Even though the Celtics have won their last two games at home, they can appreciate the Grizzlies accomplishments. This season they learned how vulnerable they can be on their own court. After posting 35-6 records at the TD Garden the previous two seasons, the Celtics uncharacteristically dropped three in a row this month. The C’s understand what goes into a streak like the Grizzlies.
‘It’s very hard, but I think they’re focused,’ said Kendrick Perkins. ‘They’re playing with a lot of confidence, they’ve got a pretty good coach over there, good young talent, and they’re just sticking together, grinding out games.’
Perkins knows firsthand the obstacles faced by a young team, making the Grizzlies streak that much more notable. He was a member of the 2007 Celtics squad that lost 18 straight during a rocky youth movement.
‘They’re young but their basketball IQ’s a little bit better than how we were,’ he said. ‘They’re playing team ball and tough defense. They’ve got a lot of smart guys.’
The Grizzlies will look to extend their home streak to 12 on Saturday against the Hornets, while the Celtics will try to make it three in a row in Boston on Sunday against the Lakers. The Grizzlies will test the C’s at the TD Garden on March 10.
|Mr. Smith comes back to Boston||01.26.10 at 2:24 am ET|
BOSTON — For all the attention paid to the return of Marcus Camby to town as a member of the Los Angeles Clippers, it’s easy to forget another former New England college star who came back on Monday night at TD Garden.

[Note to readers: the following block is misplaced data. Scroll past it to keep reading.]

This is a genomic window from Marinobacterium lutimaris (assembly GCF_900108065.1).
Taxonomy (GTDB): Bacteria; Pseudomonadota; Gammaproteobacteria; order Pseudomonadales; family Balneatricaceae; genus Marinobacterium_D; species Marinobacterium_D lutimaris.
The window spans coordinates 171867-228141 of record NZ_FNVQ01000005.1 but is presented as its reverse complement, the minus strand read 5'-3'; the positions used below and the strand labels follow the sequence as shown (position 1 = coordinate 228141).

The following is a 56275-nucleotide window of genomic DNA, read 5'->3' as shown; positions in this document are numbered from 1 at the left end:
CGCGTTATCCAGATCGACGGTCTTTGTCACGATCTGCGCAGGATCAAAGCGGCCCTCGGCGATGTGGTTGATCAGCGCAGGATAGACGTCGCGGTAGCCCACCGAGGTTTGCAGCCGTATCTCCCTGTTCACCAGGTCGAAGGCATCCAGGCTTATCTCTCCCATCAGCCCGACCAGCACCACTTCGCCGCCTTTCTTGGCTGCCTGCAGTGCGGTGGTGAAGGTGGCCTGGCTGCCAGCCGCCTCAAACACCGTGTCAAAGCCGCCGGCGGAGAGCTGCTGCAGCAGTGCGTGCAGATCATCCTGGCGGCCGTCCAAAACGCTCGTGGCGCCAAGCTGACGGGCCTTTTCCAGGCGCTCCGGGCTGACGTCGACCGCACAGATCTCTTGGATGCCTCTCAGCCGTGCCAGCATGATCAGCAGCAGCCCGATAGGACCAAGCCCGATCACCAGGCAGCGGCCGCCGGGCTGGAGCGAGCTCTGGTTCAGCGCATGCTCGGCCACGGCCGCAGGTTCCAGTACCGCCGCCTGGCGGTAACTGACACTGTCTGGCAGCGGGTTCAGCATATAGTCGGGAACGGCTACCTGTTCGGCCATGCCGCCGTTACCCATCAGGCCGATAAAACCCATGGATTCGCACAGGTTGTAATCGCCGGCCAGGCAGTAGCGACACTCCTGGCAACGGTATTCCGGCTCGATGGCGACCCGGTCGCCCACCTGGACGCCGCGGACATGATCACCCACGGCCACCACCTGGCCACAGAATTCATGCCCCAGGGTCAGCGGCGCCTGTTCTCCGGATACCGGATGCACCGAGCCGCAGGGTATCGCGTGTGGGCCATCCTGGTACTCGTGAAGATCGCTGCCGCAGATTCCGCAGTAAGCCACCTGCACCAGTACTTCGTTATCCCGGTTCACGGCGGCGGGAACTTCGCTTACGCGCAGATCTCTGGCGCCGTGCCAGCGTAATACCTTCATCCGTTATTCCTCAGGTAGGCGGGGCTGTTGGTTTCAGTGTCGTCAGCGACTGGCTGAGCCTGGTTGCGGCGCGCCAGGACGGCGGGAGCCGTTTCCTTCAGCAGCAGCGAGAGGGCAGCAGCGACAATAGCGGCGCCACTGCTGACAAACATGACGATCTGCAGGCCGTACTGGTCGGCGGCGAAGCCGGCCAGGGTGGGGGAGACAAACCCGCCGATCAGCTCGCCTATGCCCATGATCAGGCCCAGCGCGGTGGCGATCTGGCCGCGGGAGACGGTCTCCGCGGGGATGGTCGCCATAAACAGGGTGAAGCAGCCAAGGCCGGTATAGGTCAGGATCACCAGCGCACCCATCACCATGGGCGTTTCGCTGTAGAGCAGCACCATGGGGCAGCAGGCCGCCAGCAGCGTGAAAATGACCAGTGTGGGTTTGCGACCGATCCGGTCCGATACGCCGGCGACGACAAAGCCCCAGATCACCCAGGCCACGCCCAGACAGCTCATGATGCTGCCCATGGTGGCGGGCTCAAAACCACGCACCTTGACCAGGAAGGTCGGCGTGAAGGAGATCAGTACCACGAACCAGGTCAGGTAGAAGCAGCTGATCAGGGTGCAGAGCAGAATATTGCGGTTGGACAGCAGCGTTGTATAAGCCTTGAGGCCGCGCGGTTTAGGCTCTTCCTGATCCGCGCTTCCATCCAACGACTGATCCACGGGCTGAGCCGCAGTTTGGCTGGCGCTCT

In his senior season, he averaged 17.6 points, 9.4 rebounds, 3.0 assists, 1.2 steals, and 0.8 blocked shots as the Eagles reached the Sweet 16. There, they lost a heartbreaker to Villanova at the Metrodome in Minneapolis. He also attended Worcester Academy for a year as a post-graduate student before college.
When the time arrived to turn pro following his four years at BC, he was regarded as one of the most promising young power forwards in the draft. Yes, he was just 6-7 but he could rebound and proved he had a scorer’s mentality in college. Those factors were enough for the Timberwolves to take him in the second round (36th overall) in the 2006 NBA draft.
On Monday night, Smith scored 13 points in 21 minutes for the Clippers in a 95-89 loss to the Celtics.